Congress has considered two approaches to address the procedural questions left unanswered by the permeable wording of Article V. One attempt, initiated in 2017, would restart the amendment process through proposed House and Senate resolutions on a ‘new’ ERA with no deadline for state ratification. The second approach, known as the ‘three-state strategy,’ would continue the original ratification process through proposed 2019 House and Senate resolutions that retrospectively remove the earlier deadline. The resolutions would provide that ‘notwithstanding any time limit… as agreed on March 22, 1972, the article of amendment proposed to the States… shall be valid to all intents and purposes as part of the Constitution whenever ratified by the legislatures of three-fourths of the several states.’ This would mean that the ERA would be adopted whenever a 38th state ratified. While these proposals have been debated, they remain in committee at time of writing.
Can Congress remove a ratification deadline after its expiry?
Courts and congressional researchers generally agree that Congress has the authority to establish a ratification deadline. This is rooted in Supreme Court holdings addressing past constitutional amendments. In Dillon v. Gloss (1921), a case involving ratification of the 18th Amendment, the Court held that ‘proposal and ratification are not treated as unrelated acts, but as succeeding steps in a single endeavor, the natural inference being that they are not widely separated in time’. The court considered Congress’s seven-year deadline to be both within the body’s constitutional purview and a ‘reasonable’ period.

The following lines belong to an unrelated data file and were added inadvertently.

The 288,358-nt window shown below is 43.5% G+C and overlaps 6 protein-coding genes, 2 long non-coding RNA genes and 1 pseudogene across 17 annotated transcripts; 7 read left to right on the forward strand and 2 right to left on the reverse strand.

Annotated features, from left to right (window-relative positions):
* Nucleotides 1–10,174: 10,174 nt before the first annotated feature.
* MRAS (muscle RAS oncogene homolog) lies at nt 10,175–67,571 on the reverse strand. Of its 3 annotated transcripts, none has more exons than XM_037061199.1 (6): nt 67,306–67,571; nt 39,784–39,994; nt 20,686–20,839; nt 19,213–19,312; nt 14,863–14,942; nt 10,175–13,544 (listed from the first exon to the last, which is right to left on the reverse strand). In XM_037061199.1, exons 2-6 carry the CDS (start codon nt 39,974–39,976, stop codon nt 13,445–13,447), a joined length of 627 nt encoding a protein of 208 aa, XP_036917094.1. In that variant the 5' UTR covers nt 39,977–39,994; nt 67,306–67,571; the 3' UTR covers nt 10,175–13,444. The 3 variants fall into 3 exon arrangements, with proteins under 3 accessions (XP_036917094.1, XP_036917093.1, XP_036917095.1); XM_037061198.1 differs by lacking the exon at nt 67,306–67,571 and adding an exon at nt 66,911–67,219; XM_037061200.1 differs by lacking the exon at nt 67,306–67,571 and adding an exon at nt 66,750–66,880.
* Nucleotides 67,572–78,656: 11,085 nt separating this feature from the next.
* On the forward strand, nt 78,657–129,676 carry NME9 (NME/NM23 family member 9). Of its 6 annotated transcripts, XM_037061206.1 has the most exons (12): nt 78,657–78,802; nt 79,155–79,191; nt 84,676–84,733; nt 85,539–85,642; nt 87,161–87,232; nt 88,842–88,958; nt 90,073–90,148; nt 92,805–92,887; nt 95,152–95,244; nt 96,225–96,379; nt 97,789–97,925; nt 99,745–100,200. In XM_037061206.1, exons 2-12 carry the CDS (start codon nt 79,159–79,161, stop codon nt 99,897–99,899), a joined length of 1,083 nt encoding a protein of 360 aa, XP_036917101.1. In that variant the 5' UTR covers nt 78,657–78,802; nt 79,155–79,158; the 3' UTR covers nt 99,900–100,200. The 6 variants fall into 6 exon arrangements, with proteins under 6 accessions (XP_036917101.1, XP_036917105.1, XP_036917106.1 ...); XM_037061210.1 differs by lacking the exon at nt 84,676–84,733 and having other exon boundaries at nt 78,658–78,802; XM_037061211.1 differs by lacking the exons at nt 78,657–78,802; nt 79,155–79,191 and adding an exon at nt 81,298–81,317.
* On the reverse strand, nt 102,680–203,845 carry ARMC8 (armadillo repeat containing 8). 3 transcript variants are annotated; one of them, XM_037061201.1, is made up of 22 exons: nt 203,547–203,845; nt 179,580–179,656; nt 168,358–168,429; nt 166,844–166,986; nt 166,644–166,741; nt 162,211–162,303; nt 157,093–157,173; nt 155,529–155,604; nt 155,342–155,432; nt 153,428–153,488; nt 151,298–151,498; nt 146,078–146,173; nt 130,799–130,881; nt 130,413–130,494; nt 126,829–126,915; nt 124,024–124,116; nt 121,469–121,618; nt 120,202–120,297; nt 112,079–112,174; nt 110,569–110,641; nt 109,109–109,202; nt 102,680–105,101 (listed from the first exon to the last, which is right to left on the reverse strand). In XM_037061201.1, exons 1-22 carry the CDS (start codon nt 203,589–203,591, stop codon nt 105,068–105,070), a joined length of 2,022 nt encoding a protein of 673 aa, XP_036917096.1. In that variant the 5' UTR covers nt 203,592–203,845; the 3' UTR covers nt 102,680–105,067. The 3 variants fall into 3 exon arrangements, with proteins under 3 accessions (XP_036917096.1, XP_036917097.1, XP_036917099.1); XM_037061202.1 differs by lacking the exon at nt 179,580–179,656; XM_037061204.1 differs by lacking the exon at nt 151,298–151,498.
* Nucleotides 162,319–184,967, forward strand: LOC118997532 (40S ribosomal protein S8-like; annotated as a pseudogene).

In Coleman v. Miller (1939), the Court walked back its standing to assess whether a particular deadline is ‘reasonable’, noting that ‘the question of a reasonable time in many cases would involve… an appraisal of a great variety of relevant conditions, political, social and economic, which can hardly be said to be within the appropriate range of evidence receivable in a court of justice’. The Court thus determined that it is for Congress, not the courts, to determine when an amendment must fail as a result of an unreasonable lapse in time. Notably, at the time of Coleman, the longest ratification period for any amendment was just under four years. This brief window rooted contemporaneousness interpretations firmly in constitutional history.
In their current composition, the Senate and House are unlikely to agree to eliminate the earlier deadline or restart the ratification process.
Coleman, however, was decided prior to the adoption of the 27th (and most recent) Amendment on congressional pay limitations. That amendment proposal did not include a ratification deadline and had languished for 200 years between its approval by Congress in 1789 and its ratification by the states in 1992.